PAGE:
This article, which contains four parts, explores the ways in which climate change challenges the nature of property in Indian water. The first briefly recounts the ways in which control over surface freshwater is currently achieved in India. It focuses on the use of property as a concept for use in determining allocation, identifying a continuum of approaches to allocating property in water. Yet, because such allocation is nothing more than a fragmentation of the water resource in increasingly smaller bundles, the second part explains why doing so will result, ultimately, in the inability of any user to make effective use of the resource, for any purpose. The third part considers two alternatives to property as a means of allocating the use of freshwater found in Indian rivers, one secular, the other sacred. Finally, the article concludes with some brief reflections on the nature of transformative change necessary to achieve a sustainable and inclusive approach to water allocation.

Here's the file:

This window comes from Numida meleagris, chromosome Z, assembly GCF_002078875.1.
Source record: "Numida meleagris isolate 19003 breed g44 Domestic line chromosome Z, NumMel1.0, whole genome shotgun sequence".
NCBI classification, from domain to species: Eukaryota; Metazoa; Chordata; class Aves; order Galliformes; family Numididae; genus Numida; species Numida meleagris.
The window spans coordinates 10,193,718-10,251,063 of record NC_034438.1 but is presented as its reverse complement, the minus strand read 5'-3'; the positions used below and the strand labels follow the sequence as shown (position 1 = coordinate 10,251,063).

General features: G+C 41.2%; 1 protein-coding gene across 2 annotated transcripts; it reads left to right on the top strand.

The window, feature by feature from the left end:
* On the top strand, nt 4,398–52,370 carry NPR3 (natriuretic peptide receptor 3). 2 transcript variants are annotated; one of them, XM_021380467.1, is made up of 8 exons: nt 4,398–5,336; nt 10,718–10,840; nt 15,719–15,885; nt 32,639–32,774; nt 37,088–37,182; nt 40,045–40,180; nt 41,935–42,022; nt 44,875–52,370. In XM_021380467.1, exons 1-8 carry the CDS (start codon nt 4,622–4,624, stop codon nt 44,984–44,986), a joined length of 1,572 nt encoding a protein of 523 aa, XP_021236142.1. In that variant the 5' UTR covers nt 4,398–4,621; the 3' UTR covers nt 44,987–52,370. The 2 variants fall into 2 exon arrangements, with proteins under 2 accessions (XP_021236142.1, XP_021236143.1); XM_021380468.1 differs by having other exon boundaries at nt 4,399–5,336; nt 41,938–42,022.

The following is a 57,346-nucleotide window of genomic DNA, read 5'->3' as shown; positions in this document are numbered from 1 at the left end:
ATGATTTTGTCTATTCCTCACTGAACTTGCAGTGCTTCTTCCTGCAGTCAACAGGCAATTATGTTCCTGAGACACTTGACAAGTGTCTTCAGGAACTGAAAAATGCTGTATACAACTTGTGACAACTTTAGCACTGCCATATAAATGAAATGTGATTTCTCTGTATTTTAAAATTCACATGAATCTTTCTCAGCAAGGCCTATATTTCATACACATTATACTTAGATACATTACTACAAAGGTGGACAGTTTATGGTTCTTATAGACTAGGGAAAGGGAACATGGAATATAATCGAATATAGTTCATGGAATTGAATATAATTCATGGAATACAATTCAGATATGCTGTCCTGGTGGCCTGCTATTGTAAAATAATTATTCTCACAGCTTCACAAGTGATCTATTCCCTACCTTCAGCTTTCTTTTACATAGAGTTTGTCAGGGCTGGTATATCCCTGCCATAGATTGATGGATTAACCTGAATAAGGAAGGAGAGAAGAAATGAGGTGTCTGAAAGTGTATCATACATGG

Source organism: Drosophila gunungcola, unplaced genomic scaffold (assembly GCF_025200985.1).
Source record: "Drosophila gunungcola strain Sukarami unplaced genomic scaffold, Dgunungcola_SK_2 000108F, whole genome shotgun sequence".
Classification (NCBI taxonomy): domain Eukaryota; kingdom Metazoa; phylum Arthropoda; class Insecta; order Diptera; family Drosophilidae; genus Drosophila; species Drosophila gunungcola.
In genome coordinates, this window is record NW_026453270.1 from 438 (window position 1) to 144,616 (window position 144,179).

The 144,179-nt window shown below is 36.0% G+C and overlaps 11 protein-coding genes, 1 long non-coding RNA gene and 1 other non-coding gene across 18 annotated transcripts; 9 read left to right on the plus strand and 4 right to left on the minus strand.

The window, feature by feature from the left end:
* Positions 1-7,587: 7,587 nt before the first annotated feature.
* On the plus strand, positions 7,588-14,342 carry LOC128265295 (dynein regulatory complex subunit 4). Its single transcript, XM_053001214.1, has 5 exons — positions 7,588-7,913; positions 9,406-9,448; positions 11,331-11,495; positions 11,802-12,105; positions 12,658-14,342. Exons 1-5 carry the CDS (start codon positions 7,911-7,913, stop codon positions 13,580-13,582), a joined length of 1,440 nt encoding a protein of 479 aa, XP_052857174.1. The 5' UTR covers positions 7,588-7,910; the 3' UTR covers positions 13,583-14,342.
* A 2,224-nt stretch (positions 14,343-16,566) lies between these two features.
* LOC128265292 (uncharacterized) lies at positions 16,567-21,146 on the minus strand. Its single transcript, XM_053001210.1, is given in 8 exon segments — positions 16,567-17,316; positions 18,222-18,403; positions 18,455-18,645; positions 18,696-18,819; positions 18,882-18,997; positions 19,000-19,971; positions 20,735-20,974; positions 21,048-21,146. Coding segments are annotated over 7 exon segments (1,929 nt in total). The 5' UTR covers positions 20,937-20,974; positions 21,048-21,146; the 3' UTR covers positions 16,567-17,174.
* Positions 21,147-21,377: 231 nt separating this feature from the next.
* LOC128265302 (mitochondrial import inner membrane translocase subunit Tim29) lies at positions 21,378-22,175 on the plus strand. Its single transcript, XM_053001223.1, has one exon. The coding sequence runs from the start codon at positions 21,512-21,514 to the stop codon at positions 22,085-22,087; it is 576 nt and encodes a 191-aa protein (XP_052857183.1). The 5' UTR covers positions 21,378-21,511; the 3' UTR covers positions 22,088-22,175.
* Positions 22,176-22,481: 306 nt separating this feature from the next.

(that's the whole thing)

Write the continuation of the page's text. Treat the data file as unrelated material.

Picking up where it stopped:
Babie, Paul T, Property in Indian Water: A Future Transformed by Climate (July 6, 2021). University of Adelaide Law Research Paper No 2021-54, Amity Law Review (15) December 2019 pp 1-17.